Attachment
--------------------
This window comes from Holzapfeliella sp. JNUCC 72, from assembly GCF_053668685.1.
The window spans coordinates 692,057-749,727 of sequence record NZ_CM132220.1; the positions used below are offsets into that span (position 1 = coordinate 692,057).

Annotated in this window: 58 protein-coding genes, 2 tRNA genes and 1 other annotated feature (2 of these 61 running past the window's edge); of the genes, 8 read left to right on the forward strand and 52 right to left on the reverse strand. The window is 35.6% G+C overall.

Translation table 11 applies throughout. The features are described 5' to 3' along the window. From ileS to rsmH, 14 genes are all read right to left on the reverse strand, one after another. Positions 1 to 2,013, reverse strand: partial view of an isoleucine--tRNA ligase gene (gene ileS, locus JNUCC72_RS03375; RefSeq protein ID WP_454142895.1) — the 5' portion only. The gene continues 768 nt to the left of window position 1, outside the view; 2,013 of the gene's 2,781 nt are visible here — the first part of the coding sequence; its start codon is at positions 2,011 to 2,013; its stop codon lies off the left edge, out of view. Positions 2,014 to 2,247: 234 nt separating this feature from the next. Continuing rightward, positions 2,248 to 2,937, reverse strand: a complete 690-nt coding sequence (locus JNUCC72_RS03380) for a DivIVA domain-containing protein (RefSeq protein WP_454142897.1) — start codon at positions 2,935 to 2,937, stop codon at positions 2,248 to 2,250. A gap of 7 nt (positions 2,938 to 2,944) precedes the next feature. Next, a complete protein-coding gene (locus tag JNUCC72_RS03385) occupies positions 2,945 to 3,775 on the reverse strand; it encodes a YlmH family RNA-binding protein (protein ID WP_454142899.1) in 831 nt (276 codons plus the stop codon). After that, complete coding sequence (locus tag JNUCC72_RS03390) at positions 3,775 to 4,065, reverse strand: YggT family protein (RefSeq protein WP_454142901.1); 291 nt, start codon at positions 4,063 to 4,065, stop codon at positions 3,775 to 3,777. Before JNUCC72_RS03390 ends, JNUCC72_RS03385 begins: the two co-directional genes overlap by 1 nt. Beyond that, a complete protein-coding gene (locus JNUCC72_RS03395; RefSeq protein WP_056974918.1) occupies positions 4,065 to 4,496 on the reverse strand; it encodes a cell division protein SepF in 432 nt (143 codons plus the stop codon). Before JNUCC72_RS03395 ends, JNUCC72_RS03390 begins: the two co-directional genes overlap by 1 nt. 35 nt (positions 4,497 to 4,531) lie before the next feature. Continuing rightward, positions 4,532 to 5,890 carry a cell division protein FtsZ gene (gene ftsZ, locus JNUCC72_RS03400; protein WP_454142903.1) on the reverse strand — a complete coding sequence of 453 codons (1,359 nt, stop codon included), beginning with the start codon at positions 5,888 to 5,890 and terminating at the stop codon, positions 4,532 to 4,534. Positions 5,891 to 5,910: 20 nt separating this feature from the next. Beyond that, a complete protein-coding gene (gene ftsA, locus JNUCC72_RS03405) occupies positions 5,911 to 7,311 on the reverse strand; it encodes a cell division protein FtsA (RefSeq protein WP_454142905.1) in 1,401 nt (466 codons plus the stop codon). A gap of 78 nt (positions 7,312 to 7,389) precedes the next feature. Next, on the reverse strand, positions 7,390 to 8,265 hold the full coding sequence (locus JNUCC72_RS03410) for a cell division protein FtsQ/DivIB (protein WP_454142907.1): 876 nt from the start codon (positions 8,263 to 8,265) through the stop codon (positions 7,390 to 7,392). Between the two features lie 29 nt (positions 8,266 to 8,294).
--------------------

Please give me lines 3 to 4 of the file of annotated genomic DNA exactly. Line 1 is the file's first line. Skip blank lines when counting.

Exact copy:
Annotated in this window: 58 protein-coding genes, 2 tRNA genes and 1 other annotated feature (2 of these 61 running past the window's edge); of the genes, 8 read left to right on the forward strand and 52 right to left on the reverse strand. The window is 35.6% G+C overall.

Translation table 11 applies throughout. The features are described 5' to 3' along the window. From ileS to rsmH, 14 genes are all read right to left on the reverse strand, one after another. Positions 1 to 2,013, reverse strand: partial view of an isoleucine--tRNA ligase gene (gene ileS, locus JNUCC72_RS03375; RefSeq protein ID WP_454142895.1) — the 5' portion only. The gene continues 768 nt to the left of window position 1, outside the view; 2,013 of the gene's 2,781 nt are visible here — the first part of the coding sequence; its start codon is at positions 2,011 to 2,013; its stop codon lies off the left edge, out of view. Positions 2,014 to 2,247: 234 nt separating this feature from the next. Continuing rightward, positions 2,248 to 2,937, reverse strand: a complete 690-nt coding sequence (locus JNUCC72_RS03380) for a DivIVA domain-containing protein (RefSeq protein WP_454142897.1) — start codon at positions 2,935 to 2,937, stop codon at positions 2,248 to 2,250. A gap of 7 nt (positions 2,938 to 2,944) precedes the next feature. Next, a complete protein-coding gene (locus tag JNUCC72_RS03385) occupies positions 2,945 to 3,775 on the reverse strand; it encodes a YlmH family RNA-binding protein (protein ID WP_454142899.1) in 831 nt (276 codons plus the stop codon). After that, complete coding sequence (locus tag JNUCC72_RS03390) at positions 3,775 to 4,065, reverse strand: YggT family protein (RefSeq protein WP_454142901.1); 291 nt, start codon at positions 4,063 to 4,065, stop codon at positions 3,775 to 3,777. Before JNUCC72_RS03390 ends, JNUCC72_RS03385 begins: the two co-directional genes overlap by 1 nt. Beyond that, a complete protein-coding gene (locus JNUCC72_RS03395; RefSeq protein WP_056974918.1) occupies positions 4,065 to 4,496 on the reverse strand; it encodes a cell division protein SepF in 432 nt (143 codons plus the stop codon). Before JNUCC72_RS03395 ends, JNUCC72_RS03390 begins: the two co-directional genes overlap by 1 nt. 35 nt (positions 4,497 to 4,531) lie before the next feature. Continuing rightward, positions 4,532 to 5,890 carry a cell division protein FtsZ gene (gene ftsZ, locus JNUCC72_RS03400; protein WP_454142903.1) on the reverse strand — a complete coding sequence of 453 codons (1,359 nt, stop codon included), beginning with the start codon at positions 5,888 to 5,890 and terminating at the stop codon, positions 4,532 to 4,534. Positions 5,891 to 5,910: 20 nt separating this feature from the next. Beyond that, a complete protein-coding gene (gene ftsA, locus JNUCC72_RS03405) occupies positions 5,911 to 7,311 on the reverse strand; it encodes a cell division protein FtsA (RefSeq protein WP_454142905.1) in 1,401 nt (466 codons plus the stop codon). A gap of 78 nt (positions 7,312 to 7,389) precedes the next feature. Next, on the reverse strand, positions 7,390 to 8,265 hold the full coding sequence (locus JNUCC72_RS03410) for a cell division protein FtsQ/DivIB (protein WP_454142907.1): 876 nt from the start codon (positions 8,263 to 8,265) through the stop codon (positions 7,390 to 7,392). Between the two features lie 29 nt (positions 8,266 to 8,294).